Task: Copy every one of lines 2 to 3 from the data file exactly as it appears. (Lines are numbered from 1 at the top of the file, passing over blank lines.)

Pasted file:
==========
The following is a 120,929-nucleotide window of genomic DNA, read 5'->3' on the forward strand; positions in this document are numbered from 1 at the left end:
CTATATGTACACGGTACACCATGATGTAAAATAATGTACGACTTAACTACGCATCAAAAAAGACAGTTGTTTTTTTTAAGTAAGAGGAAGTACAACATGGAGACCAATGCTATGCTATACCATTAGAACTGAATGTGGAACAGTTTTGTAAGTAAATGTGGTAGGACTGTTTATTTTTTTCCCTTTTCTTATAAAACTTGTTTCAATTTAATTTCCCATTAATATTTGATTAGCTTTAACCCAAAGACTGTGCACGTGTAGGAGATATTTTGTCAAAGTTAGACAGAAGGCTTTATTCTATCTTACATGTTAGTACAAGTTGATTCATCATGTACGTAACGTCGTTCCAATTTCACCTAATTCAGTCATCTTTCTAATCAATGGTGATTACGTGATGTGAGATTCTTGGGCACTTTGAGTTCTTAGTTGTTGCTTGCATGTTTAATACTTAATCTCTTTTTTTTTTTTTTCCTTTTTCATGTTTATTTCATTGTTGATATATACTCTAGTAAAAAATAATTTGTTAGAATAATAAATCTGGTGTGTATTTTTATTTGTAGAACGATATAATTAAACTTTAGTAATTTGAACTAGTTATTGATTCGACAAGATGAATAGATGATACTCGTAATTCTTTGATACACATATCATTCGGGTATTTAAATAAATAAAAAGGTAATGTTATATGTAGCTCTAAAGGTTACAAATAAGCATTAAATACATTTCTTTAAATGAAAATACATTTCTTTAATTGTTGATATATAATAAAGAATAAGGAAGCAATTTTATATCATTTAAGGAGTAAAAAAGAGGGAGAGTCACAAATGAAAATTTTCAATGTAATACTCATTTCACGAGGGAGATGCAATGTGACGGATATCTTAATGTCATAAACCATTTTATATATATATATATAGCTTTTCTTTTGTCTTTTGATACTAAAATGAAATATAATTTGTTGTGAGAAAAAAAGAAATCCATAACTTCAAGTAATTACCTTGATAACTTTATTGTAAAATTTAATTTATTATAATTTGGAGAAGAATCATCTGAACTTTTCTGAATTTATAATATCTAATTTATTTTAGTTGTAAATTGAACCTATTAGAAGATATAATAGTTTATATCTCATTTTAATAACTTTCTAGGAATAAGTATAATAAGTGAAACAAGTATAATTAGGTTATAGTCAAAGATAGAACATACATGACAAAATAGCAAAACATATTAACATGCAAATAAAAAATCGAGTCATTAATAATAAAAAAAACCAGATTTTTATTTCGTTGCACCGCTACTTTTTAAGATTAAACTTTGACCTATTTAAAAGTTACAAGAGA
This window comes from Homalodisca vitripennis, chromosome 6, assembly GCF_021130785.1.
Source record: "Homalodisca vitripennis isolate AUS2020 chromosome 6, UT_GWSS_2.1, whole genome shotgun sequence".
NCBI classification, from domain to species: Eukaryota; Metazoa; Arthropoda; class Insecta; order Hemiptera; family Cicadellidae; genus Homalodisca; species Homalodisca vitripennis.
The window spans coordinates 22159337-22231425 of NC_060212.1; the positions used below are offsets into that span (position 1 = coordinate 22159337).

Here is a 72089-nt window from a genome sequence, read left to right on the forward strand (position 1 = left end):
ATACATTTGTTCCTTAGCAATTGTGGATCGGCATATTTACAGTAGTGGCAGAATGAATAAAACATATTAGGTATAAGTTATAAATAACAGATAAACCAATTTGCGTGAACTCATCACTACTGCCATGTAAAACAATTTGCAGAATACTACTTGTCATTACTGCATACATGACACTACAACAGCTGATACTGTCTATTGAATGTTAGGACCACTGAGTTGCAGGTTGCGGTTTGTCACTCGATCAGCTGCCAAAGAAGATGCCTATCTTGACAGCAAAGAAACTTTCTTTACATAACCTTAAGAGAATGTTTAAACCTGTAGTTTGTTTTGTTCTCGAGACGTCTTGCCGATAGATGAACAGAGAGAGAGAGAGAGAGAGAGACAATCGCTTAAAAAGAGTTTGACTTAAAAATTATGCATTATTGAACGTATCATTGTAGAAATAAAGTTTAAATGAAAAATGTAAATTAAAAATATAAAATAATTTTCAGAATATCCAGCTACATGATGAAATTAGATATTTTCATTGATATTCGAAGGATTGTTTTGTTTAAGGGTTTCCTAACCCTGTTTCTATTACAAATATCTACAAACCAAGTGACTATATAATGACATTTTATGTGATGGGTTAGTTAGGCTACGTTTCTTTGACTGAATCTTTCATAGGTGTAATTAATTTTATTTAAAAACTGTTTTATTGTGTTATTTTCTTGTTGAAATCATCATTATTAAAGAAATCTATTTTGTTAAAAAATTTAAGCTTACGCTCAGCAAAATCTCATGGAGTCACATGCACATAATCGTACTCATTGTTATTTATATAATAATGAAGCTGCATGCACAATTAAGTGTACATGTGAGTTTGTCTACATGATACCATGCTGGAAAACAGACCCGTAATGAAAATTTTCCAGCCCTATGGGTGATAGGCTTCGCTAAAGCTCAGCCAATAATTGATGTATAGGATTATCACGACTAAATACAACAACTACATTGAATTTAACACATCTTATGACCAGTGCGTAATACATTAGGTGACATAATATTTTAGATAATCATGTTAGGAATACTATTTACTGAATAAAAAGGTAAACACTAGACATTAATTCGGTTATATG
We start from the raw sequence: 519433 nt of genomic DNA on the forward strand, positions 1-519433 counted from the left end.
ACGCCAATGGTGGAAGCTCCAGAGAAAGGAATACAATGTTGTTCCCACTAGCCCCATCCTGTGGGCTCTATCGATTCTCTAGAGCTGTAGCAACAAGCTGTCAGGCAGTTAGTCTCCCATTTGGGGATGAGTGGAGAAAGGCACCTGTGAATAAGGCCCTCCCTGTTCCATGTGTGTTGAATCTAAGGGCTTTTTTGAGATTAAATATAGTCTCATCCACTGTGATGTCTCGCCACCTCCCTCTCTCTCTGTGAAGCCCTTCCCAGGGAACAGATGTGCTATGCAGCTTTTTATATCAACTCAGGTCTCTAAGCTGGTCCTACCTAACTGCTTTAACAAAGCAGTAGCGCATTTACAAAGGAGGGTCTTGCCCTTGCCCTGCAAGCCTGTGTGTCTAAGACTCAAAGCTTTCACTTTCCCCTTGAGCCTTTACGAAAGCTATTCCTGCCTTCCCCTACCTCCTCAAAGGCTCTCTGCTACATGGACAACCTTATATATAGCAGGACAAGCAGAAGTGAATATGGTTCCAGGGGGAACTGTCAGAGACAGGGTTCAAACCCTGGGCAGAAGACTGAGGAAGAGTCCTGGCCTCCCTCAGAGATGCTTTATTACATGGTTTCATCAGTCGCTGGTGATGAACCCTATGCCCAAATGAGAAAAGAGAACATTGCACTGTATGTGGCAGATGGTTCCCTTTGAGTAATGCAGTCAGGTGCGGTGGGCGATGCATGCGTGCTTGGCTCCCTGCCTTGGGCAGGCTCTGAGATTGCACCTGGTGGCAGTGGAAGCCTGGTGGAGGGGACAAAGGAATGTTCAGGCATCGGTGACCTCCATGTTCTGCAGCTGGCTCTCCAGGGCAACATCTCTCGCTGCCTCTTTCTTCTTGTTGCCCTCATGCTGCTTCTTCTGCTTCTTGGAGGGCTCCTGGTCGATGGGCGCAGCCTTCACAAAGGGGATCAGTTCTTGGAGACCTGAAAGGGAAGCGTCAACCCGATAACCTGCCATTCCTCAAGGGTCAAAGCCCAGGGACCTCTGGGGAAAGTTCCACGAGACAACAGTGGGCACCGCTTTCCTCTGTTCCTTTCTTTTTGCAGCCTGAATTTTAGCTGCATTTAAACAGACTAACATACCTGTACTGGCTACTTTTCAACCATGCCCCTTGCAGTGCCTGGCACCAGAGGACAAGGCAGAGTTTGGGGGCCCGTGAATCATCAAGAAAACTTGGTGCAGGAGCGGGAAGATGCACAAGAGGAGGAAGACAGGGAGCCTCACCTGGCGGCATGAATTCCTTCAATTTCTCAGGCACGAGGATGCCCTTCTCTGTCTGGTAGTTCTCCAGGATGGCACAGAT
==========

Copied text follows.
CTATATGTACACGGTACACCATGATGTAAAATAATGTACGACTTAACTACGCATCAAAAAAGACAGTTGTTTTTTTTAAGTAAGAGGAAGTACAACATGGAGACCAATGCTATGCTATACCATTAGAACTGAATGTGGAACAGTTTTGTAAGTAAATGTGGTAGGACTGTTTATTTTTTTCCCTTTTCTTATAAAACTTGTTTCAATTTAATTTCCCATTAATATTTGATTAGCTTTAACCCAAAGACTGTGCACGTGTAGGAGATATTTTGTCAAAGTTAGACAGAAGGCTTTATTCTATCTTACATGTTAGTACAAGTTGATTCATCATGTACGTAACGTCGTTCCAATTTCACCTAATTCAGTCATCTTTCTAATCAATGGTGATTACGTGATGTGAGATTCTTGGGCACTTTGAGTTCTTAGTTGTTGCTTGCATGTTTAATACTTAATCTCTTTTTTTTTTTTTTCCTTTTTCATGTTTATTTCATTGTTGATATATACTCTAGTAAAAAATAATTTGTTAGAATAATAAATCTGGTGTGTATTTTTATTTGTAGAACGATATAATTAAACTTTAGTAATTTGAACTAGTTATTGATTCGACAAGATGAATAGATGATACTCGTAATTCTTTGATACACATATCATTCGGGTATTTAAATAAATAAAAAGGTAATGTTATATGTAGCTCTAAAGGTTACAAATAAGCATTAAATACATTTCTTTAAATGAAAATACATTTCTTTAATTGTTGATATATAATAAAGAATAAGGAAGCAATTTTATATCATTTAAGGAGTAAAAAAGAGGGAGAGTCACAAATGAAAATTTTCAATGTAATACTCATTTCACGAGGGAGATGCAATGTGACGGATATCTTAATGTCATAAACCATTTTATATATATATATATAGCTTTTCTTTTGTCTTTTGATACTAAAATGAAATATAATTTGTTGTGAGAAAAAAAGAAATCCATAACTTCAAGTAATTACCTTGATAACTTTATTGTAAAATTTAATTTATTATAATTTGGAGAAGAATCATCTGAACTTTTCTGAATTTATAATATCTAATTTATTTTAGTTGTAAATTGAACCTATTAGAAGATATAATAGTTTATATCTCATTTTAATAACTTTCTAGGAATAAGTATAATAAGTGAAACAAGTATAATTAGGTTATAGTCAAAGATAGAACATACATGACAAAATAGCAAAACATATTAACATGCAAATAAAAAATCGAGTCATTAATAATAAAAAAAACCAGATTTTTATTTCGTTGCACCGCTACTTTTTAAGATTAAACTTTGACCTATTTAAAAGTTACAAGAGA
This window comes from Homalodisca vitripennis, chromosome 6, assembly GCF_021130785.1.